Architect Sir Norman Foster to Unveil Designs for CSUCI Library


World-renowned architect Sir Norman Foster is set Tuesday to unveil designs for a state-of-the-art library and media center at Ventura County’s Cal State university, offering a more complete look at what is meant to be the signature building on the emerging campus.

Foster, a British architect who in 1999 was awarded his profession’s highest honor, has drawn a two-story, glass-facade structure designed to merge with the Spanish-style architecture of what once was Camarillo State Hospital.

Cal State Channel Islands President Handel Evans said the 260,000-square-foot building will be a landmark structure, one that carves a unique identity for the campus as it evolves into a full-fledged, four-year institution. The university is scheduled to open in the fall of 2002, if financing and enrollment goals are met.

“This is an architectural event of no mean consequence to the county of Ventura and certainly to CSU,” said Evans, who is a trained architect and college classmate of Foster’s.


“I think it’s an international architectural event--perhaps the most significant architectural event ever to pass through this county,” Evans said.

It is not the kind of work--in scale or design--for which Foster has become famous.

Rather, he has earned a world-class reputation for his towering glass-and-steel structures, which have pierced skylines in cities worldwide and earned him a host of awards.

His designs include a $1-billion bank headquarters in Hong Kong, the new Great Court for the British Museum and Hong Kong’s recently completed $20-billion airport, one of the largest in the world.


But it is perhaps his most recent project, the renovation of Berlin’s Reichstag, that offers the best glimpse of his ability to blend the old with the new--a crucial element in his work at the campus.

His design for the parliament building, which in April was reinstated as the seat of the German government, was hailed as an emblem of reinvigorated German democracy and is considered the centerpiece of a rebuilding campaign to reconstitute Berlin as one of Europe’s great cultural centers.

In recognition of his body of work, Foster, in April 1999, was awarded the Pritzker Architecture Prize, dubbed the Nobel of the profession.

On the outskirts of Camarillo, Foster will transform an old hospital laboratory--a medical unit where doctors once studied mental disorders and performed lobotomies--into an architectural showpiece.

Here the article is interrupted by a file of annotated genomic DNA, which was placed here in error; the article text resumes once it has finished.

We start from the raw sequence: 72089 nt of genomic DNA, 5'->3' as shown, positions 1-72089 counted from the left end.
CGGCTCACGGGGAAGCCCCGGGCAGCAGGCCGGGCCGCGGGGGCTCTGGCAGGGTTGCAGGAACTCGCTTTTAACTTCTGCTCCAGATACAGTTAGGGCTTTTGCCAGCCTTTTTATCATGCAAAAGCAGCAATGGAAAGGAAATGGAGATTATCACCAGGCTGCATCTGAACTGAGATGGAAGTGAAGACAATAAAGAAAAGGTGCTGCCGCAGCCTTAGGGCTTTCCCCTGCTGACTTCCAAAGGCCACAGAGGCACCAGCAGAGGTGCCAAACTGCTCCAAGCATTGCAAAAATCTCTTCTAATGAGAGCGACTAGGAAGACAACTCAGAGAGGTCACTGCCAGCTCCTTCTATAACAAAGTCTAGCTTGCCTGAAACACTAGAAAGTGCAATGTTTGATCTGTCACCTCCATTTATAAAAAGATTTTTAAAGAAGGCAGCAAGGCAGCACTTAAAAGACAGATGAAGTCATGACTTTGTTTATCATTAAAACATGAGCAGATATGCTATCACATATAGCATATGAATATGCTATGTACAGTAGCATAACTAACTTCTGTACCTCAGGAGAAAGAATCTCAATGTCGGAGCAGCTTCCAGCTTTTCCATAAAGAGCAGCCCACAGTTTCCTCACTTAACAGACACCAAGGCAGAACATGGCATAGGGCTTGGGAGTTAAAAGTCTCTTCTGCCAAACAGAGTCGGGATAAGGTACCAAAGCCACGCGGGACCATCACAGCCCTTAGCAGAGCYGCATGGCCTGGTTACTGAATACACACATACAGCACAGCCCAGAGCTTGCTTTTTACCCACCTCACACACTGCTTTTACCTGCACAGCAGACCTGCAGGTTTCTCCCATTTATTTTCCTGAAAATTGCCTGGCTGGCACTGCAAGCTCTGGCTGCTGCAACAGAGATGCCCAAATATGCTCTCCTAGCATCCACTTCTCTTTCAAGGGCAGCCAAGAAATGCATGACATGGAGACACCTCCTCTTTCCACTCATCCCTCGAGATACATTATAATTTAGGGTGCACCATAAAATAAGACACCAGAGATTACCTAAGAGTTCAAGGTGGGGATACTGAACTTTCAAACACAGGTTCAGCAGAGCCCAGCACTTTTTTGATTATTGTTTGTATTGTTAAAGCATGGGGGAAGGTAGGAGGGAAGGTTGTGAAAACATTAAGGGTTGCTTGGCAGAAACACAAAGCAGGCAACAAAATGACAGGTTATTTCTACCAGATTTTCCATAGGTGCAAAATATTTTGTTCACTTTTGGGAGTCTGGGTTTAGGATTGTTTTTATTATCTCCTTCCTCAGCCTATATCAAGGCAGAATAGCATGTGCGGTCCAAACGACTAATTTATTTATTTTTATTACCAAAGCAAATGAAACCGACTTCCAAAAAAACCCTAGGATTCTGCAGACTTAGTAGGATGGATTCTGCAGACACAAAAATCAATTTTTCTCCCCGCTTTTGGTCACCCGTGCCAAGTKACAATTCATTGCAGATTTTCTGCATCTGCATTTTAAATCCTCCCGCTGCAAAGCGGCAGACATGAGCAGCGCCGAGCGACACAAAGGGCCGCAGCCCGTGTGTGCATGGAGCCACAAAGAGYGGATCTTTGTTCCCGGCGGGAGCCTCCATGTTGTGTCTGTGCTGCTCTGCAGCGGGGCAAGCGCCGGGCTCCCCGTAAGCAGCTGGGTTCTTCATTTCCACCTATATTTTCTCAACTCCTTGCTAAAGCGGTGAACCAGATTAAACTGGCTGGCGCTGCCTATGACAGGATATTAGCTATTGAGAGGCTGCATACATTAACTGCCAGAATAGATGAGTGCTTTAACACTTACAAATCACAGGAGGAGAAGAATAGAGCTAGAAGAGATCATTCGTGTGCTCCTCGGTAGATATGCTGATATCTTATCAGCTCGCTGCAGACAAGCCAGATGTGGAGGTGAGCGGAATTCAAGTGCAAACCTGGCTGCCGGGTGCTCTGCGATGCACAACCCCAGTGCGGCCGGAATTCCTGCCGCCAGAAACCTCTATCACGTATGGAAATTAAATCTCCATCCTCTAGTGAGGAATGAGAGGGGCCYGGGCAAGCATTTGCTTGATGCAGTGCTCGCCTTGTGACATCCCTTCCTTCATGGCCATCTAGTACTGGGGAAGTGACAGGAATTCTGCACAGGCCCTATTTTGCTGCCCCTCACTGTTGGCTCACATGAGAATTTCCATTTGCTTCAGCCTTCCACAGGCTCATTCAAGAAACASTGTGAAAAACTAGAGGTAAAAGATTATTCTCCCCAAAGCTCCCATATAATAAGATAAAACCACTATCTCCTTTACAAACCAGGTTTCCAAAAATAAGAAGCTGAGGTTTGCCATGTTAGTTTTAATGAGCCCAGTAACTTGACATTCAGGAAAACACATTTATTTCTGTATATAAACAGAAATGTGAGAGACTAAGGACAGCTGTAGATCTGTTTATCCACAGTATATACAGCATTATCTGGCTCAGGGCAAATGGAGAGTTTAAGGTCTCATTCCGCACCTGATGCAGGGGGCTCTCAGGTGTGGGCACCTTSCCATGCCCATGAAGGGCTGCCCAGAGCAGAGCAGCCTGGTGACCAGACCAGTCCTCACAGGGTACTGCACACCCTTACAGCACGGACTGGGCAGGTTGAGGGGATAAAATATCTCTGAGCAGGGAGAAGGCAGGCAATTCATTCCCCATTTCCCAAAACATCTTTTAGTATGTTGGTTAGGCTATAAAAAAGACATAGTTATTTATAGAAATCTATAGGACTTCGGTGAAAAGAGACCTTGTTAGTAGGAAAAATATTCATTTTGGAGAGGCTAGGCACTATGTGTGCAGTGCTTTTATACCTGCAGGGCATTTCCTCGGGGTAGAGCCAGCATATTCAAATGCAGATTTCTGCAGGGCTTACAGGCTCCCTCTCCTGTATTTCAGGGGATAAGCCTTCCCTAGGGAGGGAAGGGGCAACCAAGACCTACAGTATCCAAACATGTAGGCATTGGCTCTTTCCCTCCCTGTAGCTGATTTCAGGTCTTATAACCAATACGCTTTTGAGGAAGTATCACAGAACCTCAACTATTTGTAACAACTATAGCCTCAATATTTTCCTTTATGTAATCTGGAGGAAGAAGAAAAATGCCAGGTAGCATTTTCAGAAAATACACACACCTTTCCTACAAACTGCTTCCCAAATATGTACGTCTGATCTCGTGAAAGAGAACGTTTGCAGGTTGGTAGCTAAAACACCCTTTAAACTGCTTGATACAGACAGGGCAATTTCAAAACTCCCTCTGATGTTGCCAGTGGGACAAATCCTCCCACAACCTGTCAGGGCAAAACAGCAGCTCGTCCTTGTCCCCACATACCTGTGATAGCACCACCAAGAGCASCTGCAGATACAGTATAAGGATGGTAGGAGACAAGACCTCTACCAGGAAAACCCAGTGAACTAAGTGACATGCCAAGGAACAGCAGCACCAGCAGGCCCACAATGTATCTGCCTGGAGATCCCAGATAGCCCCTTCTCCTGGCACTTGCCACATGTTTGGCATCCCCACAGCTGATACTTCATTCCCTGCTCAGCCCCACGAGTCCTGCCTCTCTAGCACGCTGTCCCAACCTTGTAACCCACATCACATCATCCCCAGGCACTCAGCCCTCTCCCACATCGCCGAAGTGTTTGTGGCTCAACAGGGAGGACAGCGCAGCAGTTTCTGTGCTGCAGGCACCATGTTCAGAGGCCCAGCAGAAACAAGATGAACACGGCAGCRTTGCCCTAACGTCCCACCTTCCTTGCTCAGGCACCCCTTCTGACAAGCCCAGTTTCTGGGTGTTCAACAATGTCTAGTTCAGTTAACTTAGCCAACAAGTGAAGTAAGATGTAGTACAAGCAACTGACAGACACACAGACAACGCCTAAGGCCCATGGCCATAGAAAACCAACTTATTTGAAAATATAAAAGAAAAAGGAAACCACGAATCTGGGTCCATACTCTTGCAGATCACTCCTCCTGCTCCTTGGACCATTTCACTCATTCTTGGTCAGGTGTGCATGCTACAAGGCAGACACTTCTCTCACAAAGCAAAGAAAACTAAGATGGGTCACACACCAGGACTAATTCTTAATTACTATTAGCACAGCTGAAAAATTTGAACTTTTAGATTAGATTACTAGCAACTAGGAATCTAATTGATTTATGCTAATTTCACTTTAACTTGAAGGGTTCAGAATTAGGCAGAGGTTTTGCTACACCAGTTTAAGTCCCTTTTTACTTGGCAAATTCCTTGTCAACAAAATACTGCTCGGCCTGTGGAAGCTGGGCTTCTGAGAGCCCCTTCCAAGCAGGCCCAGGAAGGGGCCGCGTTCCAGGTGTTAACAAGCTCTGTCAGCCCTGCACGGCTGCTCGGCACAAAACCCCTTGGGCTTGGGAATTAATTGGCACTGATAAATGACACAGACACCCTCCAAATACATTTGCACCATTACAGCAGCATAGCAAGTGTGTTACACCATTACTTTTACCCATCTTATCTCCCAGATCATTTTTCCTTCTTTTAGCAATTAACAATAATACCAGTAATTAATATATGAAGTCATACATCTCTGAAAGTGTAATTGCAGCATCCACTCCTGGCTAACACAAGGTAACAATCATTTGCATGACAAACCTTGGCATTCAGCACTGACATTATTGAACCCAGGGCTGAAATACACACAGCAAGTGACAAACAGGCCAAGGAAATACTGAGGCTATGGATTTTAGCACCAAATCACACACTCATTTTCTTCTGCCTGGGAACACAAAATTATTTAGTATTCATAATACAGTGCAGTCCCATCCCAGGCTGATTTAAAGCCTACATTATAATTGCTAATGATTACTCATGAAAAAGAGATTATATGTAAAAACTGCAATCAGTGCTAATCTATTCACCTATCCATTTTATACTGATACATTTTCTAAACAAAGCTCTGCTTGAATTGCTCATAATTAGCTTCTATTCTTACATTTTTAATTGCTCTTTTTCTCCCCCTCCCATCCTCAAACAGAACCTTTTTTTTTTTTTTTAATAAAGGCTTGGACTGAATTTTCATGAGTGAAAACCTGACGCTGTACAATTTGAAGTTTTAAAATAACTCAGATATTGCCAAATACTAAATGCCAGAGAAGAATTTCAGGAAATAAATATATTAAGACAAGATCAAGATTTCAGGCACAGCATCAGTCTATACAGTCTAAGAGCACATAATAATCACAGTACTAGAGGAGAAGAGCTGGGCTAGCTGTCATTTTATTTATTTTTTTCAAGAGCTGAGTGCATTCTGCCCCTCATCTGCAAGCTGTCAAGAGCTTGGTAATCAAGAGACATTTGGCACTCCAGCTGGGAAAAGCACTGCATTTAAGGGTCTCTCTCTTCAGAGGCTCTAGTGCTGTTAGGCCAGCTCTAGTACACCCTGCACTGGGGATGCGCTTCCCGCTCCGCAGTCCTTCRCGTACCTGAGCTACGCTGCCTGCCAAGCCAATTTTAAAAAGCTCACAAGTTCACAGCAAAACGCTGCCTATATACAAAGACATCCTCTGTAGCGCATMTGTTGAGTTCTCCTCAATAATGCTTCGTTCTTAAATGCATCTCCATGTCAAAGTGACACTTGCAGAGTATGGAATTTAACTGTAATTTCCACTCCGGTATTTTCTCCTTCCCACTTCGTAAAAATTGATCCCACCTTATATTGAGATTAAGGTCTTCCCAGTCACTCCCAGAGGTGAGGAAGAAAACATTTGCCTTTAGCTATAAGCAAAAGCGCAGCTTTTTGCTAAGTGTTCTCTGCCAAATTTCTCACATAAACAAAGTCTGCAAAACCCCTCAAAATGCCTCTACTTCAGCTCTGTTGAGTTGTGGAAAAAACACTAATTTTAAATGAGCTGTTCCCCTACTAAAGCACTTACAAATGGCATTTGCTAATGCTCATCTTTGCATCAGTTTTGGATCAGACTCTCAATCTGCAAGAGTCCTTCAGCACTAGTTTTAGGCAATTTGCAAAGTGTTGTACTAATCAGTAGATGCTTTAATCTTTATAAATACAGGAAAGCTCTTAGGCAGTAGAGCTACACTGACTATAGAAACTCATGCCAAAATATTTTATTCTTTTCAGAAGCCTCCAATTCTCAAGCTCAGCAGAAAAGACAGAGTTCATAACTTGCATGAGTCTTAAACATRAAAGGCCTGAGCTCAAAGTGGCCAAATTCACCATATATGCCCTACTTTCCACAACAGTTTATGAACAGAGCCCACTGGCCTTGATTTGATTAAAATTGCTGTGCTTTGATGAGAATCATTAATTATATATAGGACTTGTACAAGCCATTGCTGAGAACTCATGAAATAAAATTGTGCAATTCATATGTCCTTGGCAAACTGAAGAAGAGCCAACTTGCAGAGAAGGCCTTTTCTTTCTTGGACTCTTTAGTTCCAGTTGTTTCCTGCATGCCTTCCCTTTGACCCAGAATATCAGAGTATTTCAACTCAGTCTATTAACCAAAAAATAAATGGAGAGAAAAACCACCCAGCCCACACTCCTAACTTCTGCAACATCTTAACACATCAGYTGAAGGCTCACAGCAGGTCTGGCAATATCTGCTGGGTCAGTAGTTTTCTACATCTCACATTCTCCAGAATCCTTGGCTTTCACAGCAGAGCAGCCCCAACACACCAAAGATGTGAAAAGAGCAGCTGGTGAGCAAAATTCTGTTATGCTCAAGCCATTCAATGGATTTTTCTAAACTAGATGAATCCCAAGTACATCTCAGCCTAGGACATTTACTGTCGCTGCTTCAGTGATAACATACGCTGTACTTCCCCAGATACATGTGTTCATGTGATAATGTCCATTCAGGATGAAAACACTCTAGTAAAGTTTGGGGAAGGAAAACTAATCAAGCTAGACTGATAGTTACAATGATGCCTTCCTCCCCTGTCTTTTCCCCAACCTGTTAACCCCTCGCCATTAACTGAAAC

The $50-million project will be built in two phases and include an outdoor piazza and central conference room. The building will bear the name of Oxnard rancher John S. Broome, who in 1999 donated $5 million to establish the facility.

“He is designing a building that is going to make the leap from the hospital into the university of the future,” Evans said. “This will be our symbol. It will show what can be done to retrofit in a modern setting.”

Construction is scheduled to begin in late 2003, and the first phase is expected to be completed in 2005.

Broome’s money is being used to pay for the library’s design and contract documents. Money for construction costs will be generated through private revenue bonds, using the university’s future faculty and staff housing projects as collateral.


Evans said he also is hoping to partner with the city of Camarillo to tap into $350 million in state bond money approved by California voters last year to renovate, expand and build libraries statewide.

State grant regulations strongly encourage libraries to form partnerships with local schools. Evans recently sent a letter to the Camarillo City Council, asking its members if they would be interested in such a partnership as they move to renovate their own cramped and crowded library.

Evans said there could be a way for Camarillo to secure enough bond money to upgrade the city library and funnel money to the university for its project. In return, Camarillo residents would be allowed full access to the university library.

Camarillo Mayor Mike Morgan pitched the idea last month to his colleagues, who agreed to explore the idea.

“We’re at the birthing phase right now, so we’ve got to see how it all works out,” Morgan said.